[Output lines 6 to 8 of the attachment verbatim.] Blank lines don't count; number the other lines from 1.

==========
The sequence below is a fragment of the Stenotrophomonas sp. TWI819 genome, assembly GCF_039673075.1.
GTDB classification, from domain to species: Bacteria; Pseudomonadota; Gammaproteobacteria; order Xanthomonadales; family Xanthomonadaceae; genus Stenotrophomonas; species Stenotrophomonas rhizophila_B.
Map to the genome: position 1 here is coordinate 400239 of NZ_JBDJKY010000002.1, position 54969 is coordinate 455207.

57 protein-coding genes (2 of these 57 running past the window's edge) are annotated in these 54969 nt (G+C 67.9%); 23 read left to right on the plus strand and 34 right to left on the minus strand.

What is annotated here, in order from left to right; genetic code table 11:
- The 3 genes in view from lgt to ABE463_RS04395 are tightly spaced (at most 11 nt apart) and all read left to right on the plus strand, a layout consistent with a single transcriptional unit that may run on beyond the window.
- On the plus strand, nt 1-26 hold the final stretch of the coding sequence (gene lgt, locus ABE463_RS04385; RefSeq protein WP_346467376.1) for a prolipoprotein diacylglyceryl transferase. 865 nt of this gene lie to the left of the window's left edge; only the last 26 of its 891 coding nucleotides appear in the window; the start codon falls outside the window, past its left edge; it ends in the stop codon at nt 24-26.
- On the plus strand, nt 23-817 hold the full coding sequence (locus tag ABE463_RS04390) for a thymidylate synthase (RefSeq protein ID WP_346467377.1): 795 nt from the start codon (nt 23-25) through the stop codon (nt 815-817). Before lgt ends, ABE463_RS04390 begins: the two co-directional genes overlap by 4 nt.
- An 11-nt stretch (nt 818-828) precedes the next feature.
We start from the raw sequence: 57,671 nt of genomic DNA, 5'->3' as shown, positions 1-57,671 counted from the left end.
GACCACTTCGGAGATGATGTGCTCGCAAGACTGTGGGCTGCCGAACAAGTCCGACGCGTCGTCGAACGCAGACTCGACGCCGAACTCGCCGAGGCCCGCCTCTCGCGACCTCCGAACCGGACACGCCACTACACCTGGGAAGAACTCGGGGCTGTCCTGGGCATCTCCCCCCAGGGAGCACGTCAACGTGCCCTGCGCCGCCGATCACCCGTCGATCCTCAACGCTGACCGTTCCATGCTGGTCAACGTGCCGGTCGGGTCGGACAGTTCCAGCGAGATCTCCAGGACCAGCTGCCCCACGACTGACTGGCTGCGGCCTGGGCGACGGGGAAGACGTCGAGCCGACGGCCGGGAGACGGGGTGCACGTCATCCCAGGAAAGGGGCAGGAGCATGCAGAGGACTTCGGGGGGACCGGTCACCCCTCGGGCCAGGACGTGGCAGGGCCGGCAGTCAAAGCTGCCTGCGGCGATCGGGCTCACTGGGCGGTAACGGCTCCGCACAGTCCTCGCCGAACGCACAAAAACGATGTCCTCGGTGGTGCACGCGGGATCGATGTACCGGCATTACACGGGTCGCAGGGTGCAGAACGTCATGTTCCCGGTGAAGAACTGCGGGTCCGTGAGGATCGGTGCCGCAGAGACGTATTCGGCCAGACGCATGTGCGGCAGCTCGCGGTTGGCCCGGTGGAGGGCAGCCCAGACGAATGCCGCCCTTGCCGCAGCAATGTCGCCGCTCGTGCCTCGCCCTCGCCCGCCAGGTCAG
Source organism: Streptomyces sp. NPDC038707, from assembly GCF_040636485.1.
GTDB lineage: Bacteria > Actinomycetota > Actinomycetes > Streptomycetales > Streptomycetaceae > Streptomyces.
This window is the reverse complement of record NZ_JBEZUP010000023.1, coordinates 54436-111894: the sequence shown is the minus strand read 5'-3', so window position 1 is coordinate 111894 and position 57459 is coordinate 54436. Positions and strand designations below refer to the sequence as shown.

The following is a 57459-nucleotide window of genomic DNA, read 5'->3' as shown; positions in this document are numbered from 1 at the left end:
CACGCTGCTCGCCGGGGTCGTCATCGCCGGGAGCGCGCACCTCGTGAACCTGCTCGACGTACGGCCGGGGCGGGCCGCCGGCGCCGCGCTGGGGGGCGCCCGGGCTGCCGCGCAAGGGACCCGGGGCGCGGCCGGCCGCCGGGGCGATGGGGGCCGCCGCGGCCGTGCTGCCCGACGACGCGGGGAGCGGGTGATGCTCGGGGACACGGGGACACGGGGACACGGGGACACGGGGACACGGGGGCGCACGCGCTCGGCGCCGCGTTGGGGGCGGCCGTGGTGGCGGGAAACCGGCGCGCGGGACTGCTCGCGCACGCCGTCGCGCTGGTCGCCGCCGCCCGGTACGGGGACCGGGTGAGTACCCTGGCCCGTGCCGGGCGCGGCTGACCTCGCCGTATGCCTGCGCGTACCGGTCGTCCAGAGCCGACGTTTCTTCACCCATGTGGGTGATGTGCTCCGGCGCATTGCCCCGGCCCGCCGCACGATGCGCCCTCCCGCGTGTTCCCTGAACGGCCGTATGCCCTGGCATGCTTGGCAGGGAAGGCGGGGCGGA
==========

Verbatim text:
- The 3 genes in view from lgt to ABE463_RS04395 are tightly spaced (at most 11 nt apart) and all read left to right on the plus strand, a layout consistent with a single transcriptional unit that may run on beyond the window.
- On the plus strand, nt 1-26 hold the final stretch of the coding sequence (gene lgt, locus ABE463_RS04385; RefSeq protein WP_346467376.1) for a prolipoprotein diacylglyceryl transferase. 865 nt of this gene lie to the left of the window's left edge; only the last 26 of its 891 coding nucleotides appear in the window; the start codon falls outside the window, past its left edge; it ends in the stop codon at nt 24-26.
- On the plus strand, nt 23-817 hold the full coding sequence (locus tag ABE463_RS04390) for a thymidylate synthase (RefSeq protein ID WP_346467377.1): 795 nt from the start codon (nt 23-25) through the stop codon (nt 815-817). Before lgt ends, ABE463_RS04390 begins: the two co-directional genes overlap by 4 nt.